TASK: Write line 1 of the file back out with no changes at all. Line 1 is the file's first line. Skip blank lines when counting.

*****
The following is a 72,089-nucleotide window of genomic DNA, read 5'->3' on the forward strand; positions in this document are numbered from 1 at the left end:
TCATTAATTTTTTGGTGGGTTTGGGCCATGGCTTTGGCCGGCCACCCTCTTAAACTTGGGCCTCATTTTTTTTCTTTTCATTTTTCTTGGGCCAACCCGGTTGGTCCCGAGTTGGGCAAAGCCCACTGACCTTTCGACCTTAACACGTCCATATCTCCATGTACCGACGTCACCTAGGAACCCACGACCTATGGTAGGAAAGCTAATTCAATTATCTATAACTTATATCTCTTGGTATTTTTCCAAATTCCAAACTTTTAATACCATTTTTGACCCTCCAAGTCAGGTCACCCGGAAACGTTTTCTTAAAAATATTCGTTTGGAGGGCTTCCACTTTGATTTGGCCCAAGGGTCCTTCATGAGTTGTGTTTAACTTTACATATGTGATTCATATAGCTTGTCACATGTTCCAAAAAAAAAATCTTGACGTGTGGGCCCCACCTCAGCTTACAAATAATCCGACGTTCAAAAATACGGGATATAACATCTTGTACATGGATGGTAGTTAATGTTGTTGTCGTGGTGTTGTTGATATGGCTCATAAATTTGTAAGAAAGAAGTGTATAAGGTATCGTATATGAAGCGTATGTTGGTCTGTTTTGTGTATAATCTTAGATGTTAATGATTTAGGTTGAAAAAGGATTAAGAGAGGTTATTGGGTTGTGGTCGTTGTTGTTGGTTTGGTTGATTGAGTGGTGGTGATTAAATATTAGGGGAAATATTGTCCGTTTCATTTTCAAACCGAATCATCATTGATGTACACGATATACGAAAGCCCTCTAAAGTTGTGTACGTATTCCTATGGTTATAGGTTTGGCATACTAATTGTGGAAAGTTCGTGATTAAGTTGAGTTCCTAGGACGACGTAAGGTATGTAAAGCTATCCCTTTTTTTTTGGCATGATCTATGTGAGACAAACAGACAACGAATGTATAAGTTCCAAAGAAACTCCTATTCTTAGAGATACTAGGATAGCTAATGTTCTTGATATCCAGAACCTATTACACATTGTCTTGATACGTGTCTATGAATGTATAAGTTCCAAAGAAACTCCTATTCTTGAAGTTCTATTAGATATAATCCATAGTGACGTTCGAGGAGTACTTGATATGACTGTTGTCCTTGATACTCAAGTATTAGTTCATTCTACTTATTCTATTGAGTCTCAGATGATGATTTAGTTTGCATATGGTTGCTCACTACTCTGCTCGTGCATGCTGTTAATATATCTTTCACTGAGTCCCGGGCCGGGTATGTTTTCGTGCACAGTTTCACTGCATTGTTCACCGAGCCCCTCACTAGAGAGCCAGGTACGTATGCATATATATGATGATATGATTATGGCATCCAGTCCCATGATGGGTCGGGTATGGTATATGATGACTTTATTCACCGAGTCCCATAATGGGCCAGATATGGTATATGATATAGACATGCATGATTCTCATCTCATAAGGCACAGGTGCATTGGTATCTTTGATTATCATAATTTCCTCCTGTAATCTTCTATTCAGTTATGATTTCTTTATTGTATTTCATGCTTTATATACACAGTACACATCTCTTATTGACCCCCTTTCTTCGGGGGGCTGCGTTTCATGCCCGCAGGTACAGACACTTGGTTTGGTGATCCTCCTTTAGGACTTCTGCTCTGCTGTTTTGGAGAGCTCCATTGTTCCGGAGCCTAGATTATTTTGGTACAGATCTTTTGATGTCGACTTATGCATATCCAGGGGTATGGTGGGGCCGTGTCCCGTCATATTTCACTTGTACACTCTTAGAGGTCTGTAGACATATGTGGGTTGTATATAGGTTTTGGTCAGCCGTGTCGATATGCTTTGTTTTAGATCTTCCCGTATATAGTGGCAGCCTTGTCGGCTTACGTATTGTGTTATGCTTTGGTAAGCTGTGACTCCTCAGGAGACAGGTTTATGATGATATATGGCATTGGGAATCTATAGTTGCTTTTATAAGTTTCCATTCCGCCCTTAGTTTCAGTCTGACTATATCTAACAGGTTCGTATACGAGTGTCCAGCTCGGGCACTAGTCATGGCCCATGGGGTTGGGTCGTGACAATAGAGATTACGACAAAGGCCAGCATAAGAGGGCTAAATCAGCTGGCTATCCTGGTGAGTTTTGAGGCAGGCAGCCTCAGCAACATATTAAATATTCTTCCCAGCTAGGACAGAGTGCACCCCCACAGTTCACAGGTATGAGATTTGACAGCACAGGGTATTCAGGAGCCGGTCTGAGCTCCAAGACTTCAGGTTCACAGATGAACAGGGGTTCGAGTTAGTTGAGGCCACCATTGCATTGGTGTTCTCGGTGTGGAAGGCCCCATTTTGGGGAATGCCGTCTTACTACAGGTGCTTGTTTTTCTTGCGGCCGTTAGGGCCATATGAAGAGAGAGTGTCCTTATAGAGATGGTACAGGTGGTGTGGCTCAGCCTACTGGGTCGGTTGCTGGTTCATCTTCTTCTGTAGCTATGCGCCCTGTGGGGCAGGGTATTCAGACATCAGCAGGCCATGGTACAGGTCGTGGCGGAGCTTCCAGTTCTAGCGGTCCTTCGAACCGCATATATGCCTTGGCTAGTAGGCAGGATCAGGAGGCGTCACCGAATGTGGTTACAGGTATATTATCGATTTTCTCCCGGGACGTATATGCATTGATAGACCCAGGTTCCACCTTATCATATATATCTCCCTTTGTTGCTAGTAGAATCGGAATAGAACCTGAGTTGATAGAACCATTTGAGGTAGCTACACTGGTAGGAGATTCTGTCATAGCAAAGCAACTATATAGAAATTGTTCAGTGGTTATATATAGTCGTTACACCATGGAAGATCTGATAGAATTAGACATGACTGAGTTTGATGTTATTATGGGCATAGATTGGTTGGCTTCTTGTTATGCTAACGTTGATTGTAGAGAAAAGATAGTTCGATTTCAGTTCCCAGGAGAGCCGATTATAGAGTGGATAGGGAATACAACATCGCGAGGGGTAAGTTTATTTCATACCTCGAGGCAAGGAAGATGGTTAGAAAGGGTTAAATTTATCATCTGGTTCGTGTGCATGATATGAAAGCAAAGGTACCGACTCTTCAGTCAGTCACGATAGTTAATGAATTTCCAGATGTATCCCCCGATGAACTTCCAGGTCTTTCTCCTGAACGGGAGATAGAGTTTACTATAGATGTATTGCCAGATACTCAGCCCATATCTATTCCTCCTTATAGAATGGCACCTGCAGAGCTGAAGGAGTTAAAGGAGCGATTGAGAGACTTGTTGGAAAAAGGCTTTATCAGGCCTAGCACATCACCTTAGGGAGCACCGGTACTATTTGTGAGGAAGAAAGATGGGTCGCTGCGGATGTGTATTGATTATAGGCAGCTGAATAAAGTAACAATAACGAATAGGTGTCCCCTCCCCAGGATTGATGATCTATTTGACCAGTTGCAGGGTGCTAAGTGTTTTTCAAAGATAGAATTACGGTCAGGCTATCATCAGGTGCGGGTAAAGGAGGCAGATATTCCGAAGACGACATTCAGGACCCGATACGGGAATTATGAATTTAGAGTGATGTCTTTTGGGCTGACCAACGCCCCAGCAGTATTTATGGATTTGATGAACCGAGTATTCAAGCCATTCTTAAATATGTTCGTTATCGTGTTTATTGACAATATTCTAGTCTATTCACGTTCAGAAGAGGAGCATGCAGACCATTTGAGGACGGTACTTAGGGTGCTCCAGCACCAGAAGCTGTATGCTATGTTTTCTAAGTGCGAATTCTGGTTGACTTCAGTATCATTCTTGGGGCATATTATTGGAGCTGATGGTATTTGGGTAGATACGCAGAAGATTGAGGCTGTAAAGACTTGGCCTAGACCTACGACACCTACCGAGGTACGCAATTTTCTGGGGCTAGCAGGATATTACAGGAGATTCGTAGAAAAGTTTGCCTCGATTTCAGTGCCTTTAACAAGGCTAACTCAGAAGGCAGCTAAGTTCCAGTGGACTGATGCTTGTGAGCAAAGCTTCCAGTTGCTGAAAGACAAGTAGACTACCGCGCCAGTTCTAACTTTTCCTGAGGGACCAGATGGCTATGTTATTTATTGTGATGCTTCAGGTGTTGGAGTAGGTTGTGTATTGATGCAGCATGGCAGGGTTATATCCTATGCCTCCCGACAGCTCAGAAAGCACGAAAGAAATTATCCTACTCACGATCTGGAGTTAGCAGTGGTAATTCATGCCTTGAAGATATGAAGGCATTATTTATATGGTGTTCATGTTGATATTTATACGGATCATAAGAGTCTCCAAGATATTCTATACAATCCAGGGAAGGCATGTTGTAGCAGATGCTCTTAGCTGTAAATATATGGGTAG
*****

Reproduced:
The following is a 72,089-nucleotide window of genomic DNA, read 5'->3' on the forward strand; positions in this document are numbered from 1 at the left end: